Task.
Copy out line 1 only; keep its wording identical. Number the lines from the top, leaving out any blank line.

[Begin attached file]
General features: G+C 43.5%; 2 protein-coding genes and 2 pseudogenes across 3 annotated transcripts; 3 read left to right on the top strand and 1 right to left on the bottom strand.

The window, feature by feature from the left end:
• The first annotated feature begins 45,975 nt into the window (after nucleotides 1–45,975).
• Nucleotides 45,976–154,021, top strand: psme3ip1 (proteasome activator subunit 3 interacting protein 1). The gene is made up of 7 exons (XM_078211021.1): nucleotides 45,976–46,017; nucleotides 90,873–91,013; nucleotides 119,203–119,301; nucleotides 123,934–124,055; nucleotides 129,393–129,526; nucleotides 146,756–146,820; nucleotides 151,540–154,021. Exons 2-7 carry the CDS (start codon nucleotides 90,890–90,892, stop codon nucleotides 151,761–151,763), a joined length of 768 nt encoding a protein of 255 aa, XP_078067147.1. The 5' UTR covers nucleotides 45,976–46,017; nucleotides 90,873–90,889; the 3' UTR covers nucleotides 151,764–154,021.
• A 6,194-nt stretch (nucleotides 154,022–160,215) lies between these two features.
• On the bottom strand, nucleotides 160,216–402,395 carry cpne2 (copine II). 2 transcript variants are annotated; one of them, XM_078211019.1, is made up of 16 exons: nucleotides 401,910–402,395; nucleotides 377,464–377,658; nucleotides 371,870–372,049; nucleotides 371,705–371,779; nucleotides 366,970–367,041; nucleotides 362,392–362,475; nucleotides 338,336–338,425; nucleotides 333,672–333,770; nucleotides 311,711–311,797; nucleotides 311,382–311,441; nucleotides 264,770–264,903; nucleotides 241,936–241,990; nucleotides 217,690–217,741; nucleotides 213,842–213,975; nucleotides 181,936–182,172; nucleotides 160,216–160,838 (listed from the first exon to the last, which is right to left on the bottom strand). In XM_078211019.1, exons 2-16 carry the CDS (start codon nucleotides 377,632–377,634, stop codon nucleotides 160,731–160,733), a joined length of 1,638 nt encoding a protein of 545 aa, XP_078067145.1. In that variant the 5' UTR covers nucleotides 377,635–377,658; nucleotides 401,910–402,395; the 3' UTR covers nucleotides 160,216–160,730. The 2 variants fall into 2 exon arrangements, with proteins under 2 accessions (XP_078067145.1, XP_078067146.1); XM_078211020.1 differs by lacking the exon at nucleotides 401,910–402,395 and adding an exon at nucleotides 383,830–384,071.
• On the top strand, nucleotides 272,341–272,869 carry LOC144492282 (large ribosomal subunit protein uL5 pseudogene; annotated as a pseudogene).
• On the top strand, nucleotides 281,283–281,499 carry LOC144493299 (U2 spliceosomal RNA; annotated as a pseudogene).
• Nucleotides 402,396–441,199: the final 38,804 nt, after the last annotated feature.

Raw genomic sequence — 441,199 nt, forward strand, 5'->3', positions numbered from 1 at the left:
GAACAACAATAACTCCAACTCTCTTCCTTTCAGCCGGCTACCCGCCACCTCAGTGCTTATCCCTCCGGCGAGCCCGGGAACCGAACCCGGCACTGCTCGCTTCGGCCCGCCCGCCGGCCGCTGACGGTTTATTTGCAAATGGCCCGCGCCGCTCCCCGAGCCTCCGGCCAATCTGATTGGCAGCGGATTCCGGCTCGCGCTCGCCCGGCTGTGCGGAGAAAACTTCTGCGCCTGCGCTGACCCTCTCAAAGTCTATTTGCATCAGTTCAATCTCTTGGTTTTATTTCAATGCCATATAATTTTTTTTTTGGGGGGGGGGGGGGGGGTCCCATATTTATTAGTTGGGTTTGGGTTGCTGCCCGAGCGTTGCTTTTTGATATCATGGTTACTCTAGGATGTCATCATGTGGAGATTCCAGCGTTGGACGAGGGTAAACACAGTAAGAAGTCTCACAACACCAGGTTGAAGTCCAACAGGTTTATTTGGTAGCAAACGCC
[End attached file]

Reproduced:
General features: G+C 43.5%; 2 protein-coding genes and 2 pseudogenes across 3 annotated transcripts; 3 read left to right on the top strand and 1 right to left on the bottom strand.